The brutal, in-your-face murder of George Floyd by Minneapolis police was just the latest in a long succession of Black killings captured on video. Following closely on the heels of the shooting death of Black jogger Ahmaud Arbery by white, self-professed vigilantes in Georgia, and the killing of Breonna Taylor in her own home by Louisville police, Floyd’s murder revealed, yet again, the precarity of Black life in America. But this time, in the midst of a once-in-a-century pandemic, Americans of all races took to the streets, risking their own health, to demand the overhauling of police practices and to insist that Black lives do matter.
I stand with protesters who say that enough is enough with respect to police brutality. As a sociologist, I understand that protestors’ call for social justice is about much more than just the most recent killings. These killings are symptoms of an underlying American disease: a virulent structural racism originating from, and still spread by, the nation’s longstanding affair with white supremacy. Protestors have rightly seized the present moment as one of those temporal inflection points that have the potential to shape American life for years to come. We all have been summoned to stand on the right side of history, to accompany our words of support with the actions necessary for substantive change.
We take this call very seriously in the social sciences. Below I include statements from units all across our Division that outline their commitments to being a part of the solution, as opposed to a part of the problem.
Click on the links below to read the statements:
- “Statement for Justice” from social justice units, including the following: American Indian Studies Center, American Indian Studies IDP, Asian American Studies Center, Asian American Studies Department, Center for Diverse Leadership in Science, Center for the Study of Racism, Social Justice & Health, Center for the Study of Women, Chicano Studies Research Center, Department of Gender Studies, David K. Yoo, Ralph J. Bunche Center for African American Studies, UCLA Black Male Institute, UCLA Center for EthnoCommunications, UCLA Center for Neighborhood Knowledge, UCLA Institute for Research on Labor and Employment, UCLA Latino Policy & Politics Initiative, UCLA Law Critical Race Studies, and UCLA Luskin Institute on Inequality and Democracy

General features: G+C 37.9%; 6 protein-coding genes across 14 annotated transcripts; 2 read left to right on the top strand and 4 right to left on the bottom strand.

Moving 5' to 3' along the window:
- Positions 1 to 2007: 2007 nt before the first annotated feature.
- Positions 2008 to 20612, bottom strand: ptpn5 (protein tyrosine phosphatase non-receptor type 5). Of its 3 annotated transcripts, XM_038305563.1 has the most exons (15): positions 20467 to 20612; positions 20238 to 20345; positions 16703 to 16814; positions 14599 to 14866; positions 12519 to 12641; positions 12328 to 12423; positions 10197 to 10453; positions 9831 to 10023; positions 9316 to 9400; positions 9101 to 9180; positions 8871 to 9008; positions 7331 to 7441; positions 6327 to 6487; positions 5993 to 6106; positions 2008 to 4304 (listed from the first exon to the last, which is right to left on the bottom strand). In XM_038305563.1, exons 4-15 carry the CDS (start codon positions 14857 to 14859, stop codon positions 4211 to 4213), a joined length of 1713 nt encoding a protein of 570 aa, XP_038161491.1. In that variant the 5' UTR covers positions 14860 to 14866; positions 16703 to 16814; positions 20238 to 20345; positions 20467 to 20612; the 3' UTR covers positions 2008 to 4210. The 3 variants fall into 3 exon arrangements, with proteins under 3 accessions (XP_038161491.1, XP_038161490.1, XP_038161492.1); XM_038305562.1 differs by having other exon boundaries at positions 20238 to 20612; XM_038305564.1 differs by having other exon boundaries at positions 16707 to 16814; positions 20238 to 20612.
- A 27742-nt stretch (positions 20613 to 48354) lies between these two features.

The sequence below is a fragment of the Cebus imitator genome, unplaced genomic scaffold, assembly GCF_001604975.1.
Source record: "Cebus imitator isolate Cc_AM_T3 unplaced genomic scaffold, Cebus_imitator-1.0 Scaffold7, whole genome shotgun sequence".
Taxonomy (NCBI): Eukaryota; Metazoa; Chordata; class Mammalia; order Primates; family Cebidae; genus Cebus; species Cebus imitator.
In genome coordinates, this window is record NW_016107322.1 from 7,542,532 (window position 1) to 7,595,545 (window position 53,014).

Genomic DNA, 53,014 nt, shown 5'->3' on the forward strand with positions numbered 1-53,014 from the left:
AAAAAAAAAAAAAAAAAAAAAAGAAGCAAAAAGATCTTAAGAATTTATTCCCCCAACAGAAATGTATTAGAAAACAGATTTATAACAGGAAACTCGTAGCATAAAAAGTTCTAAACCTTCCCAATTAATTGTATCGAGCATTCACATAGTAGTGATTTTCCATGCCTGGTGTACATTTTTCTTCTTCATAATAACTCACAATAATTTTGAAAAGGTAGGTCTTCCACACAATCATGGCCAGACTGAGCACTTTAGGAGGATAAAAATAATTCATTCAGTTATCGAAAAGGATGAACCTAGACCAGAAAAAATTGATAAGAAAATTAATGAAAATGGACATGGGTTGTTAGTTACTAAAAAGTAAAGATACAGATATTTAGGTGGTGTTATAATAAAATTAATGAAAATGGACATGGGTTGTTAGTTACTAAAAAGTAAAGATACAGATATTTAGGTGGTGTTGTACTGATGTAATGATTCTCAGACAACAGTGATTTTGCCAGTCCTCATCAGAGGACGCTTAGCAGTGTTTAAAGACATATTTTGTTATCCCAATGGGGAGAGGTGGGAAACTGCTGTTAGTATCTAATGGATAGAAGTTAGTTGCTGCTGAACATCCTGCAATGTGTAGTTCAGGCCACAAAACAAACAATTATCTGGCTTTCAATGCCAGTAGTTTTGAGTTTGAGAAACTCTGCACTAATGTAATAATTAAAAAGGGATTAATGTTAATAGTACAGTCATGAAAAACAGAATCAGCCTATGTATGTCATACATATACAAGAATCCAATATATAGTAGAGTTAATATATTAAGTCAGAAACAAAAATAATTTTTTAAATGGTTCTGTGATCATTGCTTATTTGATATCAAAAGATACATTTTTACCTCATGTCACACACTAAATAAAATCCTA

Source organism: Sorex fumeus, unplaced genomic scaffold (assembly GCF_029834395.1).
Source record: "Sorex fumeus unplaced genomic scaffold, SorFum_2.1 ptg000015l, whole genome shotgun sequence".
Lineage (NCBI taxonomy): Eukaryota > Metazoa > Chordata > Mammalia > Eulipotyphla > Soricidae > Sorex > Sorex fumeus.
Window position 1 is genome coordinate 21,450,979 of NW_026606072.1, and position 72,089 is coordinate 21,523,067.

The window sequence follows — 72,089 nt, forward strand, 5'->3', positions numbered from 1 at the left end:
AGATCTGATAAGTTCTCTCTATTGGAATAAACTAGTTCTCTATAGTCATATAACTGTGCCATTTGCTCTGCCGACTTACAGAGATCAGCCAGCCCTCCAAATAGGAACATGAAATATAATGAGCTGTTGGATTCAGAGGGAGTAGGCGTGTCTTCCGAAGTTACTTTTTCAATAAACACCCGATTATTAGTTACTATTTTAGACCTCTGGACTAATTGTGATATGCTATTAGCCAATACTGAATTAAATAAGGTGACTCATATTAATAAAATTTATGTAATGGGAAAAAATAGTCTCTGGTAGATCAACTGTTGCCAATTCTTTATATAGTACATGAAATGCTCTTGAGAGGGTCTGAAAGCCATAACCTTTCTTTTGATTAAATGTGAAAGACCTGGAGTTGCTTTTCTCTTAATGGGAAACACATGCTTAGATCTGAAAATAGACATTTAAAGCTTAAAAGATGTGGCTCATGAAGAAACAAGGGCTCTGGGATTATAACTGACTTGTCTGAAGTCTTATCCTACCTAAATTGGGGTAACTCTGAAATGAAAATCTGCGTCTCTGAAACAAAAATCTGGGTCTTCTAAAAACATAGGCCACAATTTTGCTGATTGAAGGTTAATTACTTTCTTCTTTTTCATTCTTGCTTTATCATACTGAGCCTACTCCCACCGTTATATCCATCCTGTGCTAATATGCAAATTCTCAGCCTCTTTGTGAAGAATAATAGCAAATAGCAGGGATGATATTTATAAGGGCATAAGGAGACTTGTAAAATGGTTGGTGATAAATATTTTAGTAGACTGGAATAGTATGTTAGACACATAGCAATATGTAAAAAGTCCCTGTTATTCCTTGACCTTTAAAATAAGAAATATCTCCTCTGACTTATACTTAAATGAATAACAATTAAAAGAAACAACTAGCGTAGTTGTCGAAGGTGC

- César E. Chávez Department of Chicana/o and Central American Studies statement
- Statement on the Racial Crisis from UCLA Geography
- A Message to the Army Community About Civil Unrest
- Insitute for Research on Labor and Employment (IRLE) statement
- Bedari Kindness Institute statement
- UCLA Center for the Study of International Migration statement
- UCLA Sociology Faculty Statement on Black Lives Matter
- “On being a human during the present crisis” by Şule Özler, Ph.D.and Psy.D., Associate Professor, UCLA Economics Department
- California Policy Lab Statement About Black Lives Matter and Its Commitment to Racial Justice